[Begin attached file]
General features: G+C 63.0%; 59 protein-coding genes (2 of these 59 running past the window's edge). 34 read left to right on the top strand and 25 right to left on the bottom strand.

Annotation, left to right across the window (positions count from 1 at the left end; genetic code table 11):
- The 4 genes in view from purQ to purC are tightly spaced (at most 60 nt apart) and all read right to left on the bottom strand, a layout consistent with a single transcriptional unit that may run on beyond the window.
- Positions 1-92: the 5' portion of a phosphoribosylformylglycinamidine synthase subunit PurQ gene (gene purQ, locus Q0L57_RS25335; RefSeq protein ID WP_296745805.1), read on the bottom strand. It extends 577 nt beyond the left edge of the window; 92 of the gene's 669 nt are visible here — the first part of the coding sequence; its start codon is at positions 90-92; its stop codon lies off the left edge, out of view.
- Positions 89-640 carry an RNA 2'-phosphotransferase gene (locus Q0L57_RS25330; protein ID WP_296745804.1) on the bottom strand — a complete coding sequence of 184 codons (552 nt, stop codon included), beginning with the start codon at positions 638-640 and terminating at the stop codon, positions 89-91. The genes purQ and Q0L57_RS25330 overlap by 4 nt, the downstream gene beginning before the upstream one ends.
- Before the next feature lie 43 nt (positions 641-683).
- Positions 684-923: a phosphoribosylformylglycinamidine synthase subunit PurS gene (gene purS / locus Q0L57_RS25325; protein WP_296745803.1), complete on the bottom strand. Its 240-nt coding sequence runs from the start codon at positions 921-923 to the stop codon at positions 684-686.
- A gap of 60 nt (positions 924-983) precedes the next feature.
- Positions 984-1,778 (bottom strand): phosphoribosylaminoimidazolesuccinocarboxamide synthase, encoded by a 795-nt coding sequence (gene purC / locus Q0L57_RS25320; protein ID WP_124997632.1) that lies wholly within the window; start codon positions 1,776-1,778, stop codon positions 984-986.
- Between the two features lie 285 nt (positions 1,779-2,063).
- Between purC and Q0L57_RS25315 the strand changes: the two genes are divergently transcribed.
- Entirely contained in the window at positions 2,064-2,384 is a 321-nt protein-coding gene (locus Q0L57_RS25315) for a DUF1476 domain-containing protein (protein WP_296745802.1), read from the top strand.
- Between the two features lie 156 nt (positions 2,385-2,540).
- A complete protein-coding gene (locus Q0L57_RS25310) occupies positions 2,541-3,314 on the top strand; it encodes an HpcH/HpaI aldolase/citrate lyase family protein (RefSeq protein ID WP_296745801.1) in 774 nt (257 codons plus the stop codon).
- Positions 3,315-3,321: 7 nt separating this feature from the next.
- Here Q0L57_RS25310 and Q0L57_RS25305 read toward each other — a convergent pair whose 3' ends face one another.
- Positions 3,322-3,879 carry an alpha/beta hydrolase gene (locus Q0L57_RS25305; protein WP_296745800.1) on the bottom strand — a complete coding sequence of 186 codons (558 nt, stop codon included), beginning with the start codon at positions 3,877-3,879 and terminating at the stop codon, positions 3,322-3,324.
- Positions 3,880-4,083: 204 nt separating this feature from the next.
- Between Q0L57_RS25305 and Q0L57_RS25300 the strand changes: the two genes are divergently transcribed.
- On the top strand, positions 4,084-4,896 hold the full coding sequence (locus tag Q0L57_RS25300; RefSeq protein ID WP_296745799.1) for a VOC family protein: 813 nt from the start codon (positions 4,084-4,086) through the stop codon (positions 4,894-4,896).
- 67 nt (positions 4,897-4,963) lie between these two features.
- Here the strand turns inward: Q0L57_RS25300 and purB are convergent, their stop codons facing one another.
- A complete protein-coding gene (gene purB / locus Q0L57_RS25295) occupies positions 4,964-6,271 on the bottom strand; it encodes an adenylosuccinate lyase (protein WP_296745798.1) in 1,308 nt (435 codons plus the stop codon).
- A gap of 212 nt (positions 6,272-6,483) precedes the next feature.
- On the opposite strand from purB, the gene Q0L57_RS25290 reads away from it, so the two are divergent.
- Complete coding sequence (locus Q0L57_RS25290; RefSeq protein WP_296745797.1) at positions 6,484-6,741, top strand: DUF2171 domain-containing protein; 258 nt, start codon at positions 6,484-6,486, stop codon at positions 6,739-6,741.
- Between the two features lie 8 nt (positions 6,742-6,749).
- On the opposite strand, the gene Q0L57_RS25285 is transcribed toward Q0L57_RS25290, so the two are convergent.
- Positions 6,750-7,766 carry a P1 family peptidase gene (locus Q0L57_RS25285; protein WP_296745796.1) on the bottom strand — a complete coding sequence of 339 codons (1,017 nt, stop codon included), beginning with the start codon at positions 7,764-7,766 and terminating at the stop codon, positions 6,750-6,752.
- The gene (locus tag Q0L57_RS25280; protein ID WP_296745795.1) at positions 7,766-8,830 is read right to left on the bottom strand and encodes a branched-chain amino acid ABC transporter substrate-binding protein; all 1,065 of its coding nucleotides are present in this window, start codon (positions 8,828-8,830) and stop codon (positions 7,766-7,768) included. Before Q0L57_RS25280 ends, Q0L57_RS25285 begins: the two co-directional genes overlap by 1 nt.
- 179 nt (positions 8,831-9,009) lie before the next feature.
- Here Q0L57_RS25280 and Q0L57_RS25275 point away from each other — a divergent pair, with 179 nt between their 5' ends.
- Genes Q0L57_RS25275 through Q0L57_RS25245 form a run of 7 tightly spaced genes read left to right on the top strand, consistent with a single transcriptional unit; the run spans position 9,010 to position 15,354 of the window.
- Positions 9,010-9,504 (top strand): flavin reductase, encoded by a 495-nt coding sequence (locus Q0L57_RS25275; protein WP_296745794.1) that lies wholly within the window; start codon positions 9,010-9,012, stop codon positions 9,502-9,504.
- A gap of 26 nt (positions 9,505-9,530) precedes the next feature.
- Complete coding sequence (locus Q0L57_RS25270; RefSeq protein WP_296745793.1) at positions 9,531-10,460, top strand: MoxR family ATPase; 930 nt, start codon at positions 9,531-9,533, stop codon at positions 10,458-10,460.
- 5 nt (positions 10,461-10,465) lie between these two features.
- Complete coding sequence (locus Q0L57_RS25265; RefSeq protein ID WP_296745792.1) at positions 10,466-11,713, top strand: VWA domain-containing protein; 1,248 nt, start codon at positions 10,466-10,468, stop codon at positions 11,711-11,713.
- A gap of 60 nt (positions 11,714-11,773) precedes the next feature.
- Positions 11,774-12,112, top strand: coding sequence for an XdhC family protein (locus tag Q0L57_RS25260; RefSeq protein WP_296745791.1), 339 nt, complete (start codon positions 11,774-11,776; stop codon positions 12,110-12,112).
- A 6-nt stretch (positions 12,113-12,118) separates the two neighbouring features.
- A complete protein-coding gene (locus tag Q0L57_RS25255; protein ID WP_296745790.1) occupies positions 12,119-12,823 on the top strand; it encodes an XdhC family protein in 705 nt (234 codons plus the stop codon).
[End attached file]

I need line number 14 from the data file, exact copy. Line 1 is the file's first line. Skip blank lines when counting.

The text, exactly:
- A complete protein-coding gene (locus Q0L57_RS25310) occupies positions 2,541-3,314 on the top strand; it encodes an HpcH/HpaI aldolase/citrate lyase family protein (RefSeq protein ID WP_296745801.1) in 774 nt (257 codons plus the stop codon).